Death: the only certainty in life after birth. Yet few of us like to think about it – let alone talk about it – especially when it comes to our own mortality.
Duty of death
One day, someone will have to sort through all the ‘stuff’ we leave behind, both physical and virtual.
So, who decides what happens to our online memories when we’re no longer here to curate them? Who ‘owns’ our virtual legacy? And how do we create new rituals for death and grieving in this era of social media?
That’s exactly what UQ PhD candidate Katy McHugh is on a mission to determine.
McHugh describes herself as a ‘digital humanist’. In other words, she uses digital tools such as text mining, text analysis and corpus linguistics to design solutions for issues arising in the humanities.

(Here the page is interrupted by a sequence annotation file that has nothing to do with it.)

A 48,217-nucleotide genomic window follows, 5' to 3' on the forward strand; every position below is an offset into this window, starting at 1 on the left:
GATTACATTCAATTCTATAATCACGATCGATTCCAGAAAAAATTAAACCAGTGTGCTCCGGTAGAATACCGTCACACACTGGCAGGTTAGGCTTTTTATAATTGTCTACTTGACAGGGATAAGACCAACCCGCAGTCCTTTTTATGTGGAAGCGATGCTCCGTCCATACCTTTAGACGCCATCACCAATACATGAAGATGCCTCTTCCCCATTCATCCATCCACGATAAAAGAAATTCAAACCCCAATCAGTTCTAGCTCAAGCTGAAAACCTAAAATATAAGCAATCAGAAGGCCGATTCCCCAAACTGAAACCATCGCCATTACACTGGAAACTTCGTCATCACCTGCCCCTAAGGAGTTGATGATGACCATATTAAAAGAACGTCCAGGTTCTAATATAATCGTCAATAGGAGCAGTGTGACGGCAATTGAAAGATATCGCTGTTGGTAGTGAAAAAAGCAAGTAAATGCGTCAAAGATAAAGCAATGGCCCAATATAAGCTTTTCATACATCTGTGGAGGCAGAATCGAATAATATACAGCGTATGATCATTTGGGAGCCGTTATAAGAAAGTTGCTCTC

She is now applying these techniques to the topic of death and how it’s affected by social media.
“I believe that everyone should talk more about death during life and try not to be afraid of it.”
“The best way to prepare for death is to learn about it and to know that there is no prescribed set of rules for grieving: everything is normal. The more we can prepare for our eventual demise, the easier it will be for us and for our loved ones,” McHugh said.
A hard-won lesson she discovered for herself after experiencing the passing of some people close to her and having a coping mechanism that was to deny anything was happening.
Death as ritual